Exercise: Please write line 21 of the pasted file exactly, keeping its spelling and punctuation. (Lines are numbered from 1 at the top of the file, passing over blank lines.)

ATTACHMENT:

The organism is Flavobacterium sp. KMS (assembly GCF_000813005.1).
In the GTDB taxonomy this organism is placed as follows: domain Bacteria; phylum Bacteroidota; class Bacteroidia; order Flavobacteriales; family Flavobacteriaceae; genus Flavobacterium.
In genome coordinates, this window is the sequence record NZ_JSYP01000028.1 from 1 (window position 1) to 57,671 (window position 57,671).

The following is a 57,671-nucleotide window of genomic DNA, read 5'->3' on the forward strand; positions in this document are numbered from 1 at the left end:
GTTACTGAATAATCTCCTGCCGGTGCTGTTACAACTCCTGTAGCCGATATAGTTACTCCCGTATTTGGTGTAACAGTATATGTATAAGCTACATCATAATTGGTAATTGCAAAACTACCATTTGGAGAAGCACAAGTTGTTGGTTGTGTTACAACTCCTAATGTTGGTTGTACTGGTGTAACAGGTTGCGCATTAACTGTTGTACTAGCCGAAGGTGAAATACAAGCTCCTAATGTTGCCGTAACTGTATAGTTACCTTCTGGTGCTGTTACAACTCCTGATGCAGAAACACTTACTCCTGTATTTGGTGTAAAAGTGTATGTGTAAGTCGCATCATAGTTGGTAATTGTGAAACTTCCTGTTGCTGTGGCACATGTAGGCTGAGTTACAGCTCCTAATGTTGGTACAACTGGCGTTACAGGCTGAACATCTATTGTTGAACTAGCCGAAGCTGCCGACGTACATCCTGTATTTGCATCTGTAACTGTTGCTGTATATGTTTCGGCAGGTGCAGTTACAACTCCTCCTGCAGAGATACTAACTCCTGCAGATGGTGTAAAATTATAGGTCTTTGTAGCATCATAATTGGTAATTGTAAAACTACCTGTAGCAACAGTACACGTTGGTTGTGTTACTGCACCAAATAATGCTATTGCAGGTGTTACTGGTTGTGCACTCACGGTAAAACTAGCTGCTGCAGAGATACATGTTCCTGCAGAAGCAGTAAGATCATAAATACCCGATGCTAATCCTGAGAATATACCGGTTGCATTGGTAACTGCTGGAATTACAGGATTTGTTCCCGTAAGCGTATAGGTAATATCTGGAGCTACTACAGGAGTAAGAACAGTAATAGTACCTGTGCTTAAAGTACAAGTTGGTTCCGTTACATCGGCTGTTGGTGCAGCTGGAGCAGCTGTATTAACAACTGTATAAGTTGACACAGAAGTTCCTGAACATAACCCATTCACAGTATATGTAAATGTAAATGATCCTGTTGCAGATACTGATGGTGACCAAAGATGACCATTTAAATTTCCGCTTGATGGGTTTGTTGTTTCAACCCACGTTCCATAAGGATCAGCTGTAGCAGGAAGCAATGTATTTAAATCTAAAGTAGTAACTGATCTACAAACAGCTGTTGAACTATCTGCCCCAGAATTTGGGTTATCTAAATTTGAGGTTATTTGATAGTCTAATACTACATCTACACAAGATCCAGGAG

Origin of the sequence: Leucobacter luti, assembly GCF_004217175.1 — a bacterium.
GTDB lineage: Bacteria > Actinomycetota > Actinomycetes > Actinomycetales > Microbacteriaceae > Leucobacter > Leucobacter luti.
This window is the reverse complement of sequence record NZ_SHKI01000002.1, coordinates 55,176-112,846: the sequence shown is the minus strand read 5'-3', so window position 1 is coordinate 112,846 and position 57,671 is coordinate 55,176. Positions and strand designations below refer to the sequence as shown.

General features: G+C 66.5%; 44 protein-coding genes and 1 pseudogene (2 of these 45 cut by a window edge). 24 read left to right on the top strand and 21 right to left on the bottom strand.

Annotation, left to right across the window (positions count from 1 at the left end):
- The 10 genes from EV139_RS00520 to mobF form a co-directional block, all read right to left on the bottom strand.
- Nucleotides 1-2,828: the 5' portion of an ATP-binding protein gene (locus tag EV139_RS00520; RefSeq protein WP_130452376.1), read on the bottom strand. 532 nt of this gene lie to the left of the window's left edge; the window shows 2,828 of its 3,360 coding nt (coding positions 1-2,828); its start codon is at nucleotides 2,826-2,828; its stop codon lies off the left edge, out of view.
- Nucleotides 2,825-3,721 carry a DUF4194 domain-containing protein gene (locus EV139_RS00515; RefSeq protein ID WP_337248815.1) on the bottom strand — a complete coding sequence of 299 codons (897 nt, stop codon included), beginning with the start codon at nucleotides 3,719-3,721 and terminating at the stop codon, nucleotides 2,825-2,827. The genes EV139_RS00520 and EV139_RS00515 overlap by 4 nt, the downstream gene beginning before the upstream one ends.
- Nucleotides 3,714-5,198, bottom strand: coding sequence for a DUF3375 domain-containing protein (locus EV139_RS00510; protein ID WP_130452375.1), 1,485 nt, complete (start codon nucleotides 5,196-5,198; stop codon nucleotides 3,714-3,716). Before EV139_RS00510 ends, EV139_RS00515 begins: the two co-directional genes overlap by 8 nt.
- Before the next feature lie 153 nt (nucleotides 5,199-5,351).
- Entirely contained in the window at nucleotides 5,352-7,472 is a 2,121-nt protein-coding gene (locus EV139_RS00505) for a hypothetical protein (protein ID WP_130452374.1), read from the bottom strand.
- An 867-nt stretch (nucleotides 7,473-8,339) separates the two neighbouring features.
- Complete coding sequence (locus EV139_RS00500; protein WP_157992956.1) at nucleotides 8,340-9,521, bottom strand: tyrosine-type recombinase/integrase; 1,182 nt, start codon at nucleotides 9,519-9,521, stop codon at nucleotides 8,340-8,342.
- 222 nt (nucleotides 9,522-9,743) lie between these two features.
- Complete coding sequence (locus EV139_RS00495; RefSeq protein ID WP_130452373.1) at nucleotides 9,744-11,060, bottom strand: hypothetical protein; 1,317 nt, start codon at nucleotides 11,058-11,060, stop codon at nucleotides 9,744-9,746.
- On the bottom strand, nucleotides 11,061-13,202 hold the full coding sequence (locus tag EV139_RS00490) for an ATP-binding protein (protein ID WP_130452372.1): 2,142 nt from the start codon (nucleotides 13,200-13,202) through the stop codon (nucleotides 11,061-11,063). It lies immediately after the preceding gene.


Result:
- On the bottom strand, nucleotides 11,061-13,202 hold the full coding sequence (locus tag EV139_RS00490) for an ATP-binding protein (protein ID WP_130452372.1): 2,142 nt from the start codon (nucleotides 13,200-13,202) through the stop codon (nucleotides 11,061-11,063). It lies immediately after the preceding gene.